Covid-19 vaccinations in the workplace

COVID-19 vaccines will play a critical role in protecting the health and wellbeing of people in New Zealand which will enable our social, economic, and cultural recovery.
Workplaces in New Zealand will be essential in making access to vaccines as easy as possible for all those employed in them – including employees and independent contractors. To help New Zealand’s COVID-19 Immunisation Programme succeed, the Government is recommending employers encourage and support their workforce (including part time, casual and independent contractors) to get vaccinated.

This could include:

  • facilitating on-site vaccinations
  • allowing workers to get vaccinated during work hours without loss of pay, and
  • providing workers with relevant and timely information from the Ministry of Health about vaccination and its benefits.

What are my responsibilities as an employer in relation to the Covid-19 vaccine?

The Health and Safety at Work Act 2015 states that employers have an obligation to ensure a safe workplace, as reasonably as they can, and vaccinations can be critical to this. Therefore, an employer must do what is reasonably practicable to reduce the likelihood of infection in the workplace.

As it is not mandatory, what can employers do to get their employees vaccinated?

Ideally, all the workforce would choose to be vaccinated to control the risk of infection, some may not, therefore a business must have additional health and safety plans in place to manage these circumstances.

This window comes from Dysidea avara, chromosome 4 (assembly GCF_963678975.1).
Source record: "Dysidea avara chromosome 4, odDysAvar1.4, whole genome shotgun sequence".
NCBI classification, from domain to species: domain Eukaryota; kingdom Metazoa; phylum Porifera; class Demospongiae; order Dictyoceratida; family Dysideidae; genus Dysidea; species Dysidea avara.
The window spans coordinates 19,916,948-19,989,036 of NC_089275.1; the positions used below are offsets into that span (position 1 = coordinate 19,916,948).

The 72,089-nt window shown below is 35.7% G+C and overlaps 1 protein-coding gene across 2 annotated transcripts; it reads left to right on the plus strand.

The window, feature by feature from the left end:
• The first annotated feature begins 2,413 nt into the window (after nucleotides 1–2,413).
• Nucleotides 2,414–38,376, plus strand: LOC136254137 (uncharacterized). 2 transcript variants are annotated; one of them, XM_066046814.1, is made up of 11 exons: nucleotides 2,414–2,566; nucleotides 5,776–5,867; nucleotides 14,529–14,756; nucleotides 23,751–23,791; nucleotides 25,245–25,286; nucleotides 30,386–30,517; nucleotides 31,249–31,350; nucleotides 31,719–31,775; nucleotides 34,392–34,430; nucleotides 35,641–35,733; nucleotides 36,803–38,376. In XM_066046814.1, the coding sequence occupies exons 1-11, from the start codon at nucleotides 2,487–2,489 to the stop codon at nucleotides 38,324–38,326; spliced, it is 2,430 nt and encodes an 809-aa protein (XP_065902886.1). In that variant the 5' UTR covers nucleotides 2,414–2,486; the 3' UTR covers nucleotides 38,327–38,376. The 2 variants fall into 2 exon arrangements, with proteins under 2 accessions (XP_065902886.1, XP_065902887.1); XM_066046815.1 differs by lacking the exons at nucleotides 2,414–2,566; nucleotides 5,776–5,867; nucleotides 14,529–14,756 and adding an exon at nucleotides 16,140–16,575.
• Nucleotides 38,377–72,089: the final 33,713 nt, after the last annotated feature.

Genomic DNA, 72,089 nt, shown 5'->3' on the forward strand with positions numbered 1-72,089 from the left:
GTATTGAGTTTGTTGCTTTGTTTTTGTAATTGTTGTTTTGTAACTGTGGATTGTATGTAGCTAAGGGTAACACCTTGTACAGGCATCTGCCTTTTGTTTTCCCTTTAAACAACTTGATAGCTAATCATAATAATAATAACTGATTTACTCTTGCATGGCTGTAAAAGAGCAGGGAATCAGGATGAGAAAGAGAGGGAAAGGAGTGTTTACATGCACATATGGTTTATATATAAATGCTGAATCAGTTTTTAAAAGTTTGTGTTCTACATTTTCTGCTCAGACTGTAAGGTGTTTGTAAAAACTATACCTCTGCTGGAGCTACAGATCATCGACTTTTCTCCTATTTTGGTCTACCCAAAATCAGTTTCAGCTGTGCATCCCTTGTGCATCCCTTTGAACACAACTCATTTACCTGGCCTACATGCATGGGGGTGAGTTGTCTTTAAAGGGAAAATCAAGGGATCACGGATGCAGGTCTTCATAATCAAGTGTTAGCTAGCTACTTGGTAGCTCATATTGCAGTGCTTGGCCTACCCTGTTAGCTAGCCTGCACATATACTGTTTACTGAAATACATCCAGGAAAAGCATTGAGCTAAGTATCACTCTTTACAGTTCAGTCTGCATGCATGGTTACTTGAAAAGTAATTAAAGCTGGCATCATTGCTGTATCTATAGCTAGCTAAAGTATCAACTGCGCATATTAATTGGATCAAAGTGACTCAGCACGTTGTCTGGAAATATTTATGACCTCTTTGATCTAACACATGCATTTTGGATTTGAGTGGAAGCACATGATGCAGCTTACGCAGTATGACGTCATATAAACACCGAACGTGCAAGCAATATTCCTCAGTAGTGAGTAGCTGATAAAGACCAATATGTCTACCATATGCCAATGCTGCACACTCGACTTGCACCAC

Can an employer request its employees to be vaccinated?

The employer can request but cannot require an existing employee to be vaccinated.

If an employee refuses to be vaccinated, what can an employer do?

In relation to health and safety in the workplace, a PCBU (person conducting a business or undertaking) must ensure health and safety as far as reasonably practicable.

Given the current state of transmission in New Zealand, where workplaces have been able to operate safely without vaccinated staff, it will currently be hard to argue that a person being unvaccinated is a significant health and safety risk but that will depend on the industry and any further changes (such as borders opening).

The employer can ask employees whether they have been vaccinated for risk assessment purposes. If an employee declined to provide the information, the employer should proceed as though the employee has not been vaccinated but should first inform the employee of this assumption.

If workers in the workplace are not vaccinated, the PCBU should do a risk assessment to decide if further control measures are needed to reduce the risk of transmission. Alternative control measures could include (but are not limited to): lower risk duties or worksites for the worker; eliminating or limiting close or face to face interaction with others; working from home where possible; increased social distancing requirements; increased hygiene and cleaning practices; additional training and posters; temperature checks; and additional PPE.

If an employer believes on reasonable grounds that there is a real and imminent risk to health and safety which can only be adequately addressed by vaccine (this is only likely to be in very limited situations where close contact is unavoidable and PPE not wholly effective e.g. health care situations) the employer must consult with the employee and explore all reasonable alternatives and it will only be when all other options are exhausted, that termination of employment would be justifiable. The employer should take specific expert advice on the health and safety requirements, risk and employment implications.